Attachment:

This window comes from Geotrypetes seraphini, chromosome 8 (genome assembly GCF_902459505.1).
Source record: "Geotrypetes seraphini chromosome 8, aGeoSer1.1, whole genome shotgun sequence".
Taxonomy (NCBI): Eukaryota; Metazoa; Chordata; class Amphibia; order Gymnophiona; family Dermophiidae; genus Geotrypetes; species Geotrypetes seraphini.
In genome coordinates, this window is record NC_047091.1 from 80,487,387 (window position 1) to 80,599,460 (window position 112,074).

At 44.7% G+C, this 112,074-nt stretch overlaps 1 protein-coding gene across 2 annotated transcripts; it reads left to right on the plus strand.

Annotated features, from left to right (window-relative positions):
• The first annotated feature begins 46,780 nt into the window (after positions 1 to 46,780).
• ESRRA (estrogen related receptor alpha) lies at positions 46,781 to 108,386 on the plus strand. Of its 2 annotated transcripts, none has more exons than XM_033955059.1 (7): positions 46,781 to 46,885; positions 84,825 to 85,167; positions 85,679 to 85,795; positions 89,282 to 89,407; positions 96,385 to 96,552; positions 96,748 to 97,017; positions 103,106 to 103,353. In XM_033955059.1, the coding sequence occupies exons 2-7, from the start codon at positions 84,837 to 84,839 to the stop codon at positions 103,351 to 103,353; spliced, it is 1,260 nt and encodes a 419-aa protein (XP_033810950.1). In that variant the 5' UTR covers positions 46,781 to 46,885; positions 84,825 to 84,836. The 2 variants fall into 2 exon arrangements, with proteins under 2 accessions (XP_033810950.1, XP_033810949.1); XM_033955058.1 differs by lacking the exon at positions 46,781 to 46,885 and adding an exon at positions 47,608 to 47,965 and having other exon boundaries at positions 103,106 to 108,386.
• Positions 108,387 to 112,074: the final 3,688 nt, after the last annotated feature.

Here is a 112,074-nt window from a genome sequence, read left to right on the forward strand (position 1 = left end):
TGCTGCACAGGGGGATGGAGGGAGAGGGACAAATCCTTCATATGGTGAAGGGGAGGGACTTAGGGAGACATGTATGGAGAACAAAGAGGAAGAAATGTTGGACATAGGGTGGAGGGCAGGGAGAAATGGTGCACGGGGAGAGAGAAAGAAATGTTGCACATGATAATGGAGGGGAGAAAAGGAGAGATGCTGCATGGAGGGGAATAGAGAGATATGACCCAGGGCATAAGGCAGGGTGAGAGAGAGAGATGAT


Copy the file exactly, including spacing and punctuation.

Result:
This window comes from Geotrypetes seraphini, chromosome 8 (genome assembly GCF_902459505.1).
Source record: "Geotrypetes seraphini chromosome 8, aGeoSer1.1, whole genome shotgun sequence".
Taxonomy (NCBI): Eukaryota; Metazoa; Chordata; class Amphibia; order Gymnophiona; family Dermophiidae; genus Geotrypetes; species Geotrypetes seraphini.
In genome coordinates, this window is record NC_047091.1 from 80,487,387 (window position 1) to 80,599,460 (window position 112,074).

At 44.7% G+C, this 112,074-nt stretch overlaps 1 protein-coding gene across 2 annotated transcripts; it reads left to right on the plus strand.

Annotated features, from left to right (window-relative positions):
• The first annotated feature begins 46,780 nt into the window (after positions 1 to 46,780).
• ESRRA (estrogen related receptor alpha) lies at positions 46,781 to 108,386 on the plus strand. Of its 2 annotated transcripts, none has more exons than XM_033955059.1 (7): positions 46,781 to 46,885; positions 84,825 to 85,167; positions 85,679 to 85,795; positions 89,282 to 89,407; positions 96,385 to 96,552; positions 96,748 to 97,017; positions 103,106 to 103,353. In XM_033955059.1, the coding sequence occupies exons 2-7, from the start codon at positions 84,837 to 84,839 to the stop codon at positions 103,351 to 103,353; spliced, it is 1,260 nt and encodes a 419-aa protein (XP_033810950.1). In that variant the 5' UTR covers positions 46,781 to 46,885; positions 84,825 to 84,836. The 2 variants fall into 2 exon arrangements, with proteins under 2 accessions (XP_033810950.1, XP_033810949.1); XM_033955058.1 differs by lacking the exon at positions 46,781 to 46,885 and adding an exon at positions 47,608 to 47,965 and having other exon boundaries at positions 103,106 to 108,386.
• Positions 108,387 to 112,074: the final 3,688 nt, after the last annotated feature.

Here is a 112,074-nt window from a genome sequence, read left to right on the forward strand (position 1 = left end):
TGCTGCACAGGGGGATGGAGGGAGAGGGACAAATCCTTCATATGGTGAAGGGGAGGGACTTAGGGAGACATGTATGGAGAACAAAGAGGAAGAAATGTTGGACATAGGGTGGAGGGCAGGGAGAAATGGTGCACGGGGAGAGAGAAAGAAATGTTGCACATGATAATGGAGGGGAGAAAAGGAGAGATGCTGCATGGAGGGGAATAGAGAGATATGACCCAGGGCATAAGGCAGGGTGAGAGAGAGAGATGAT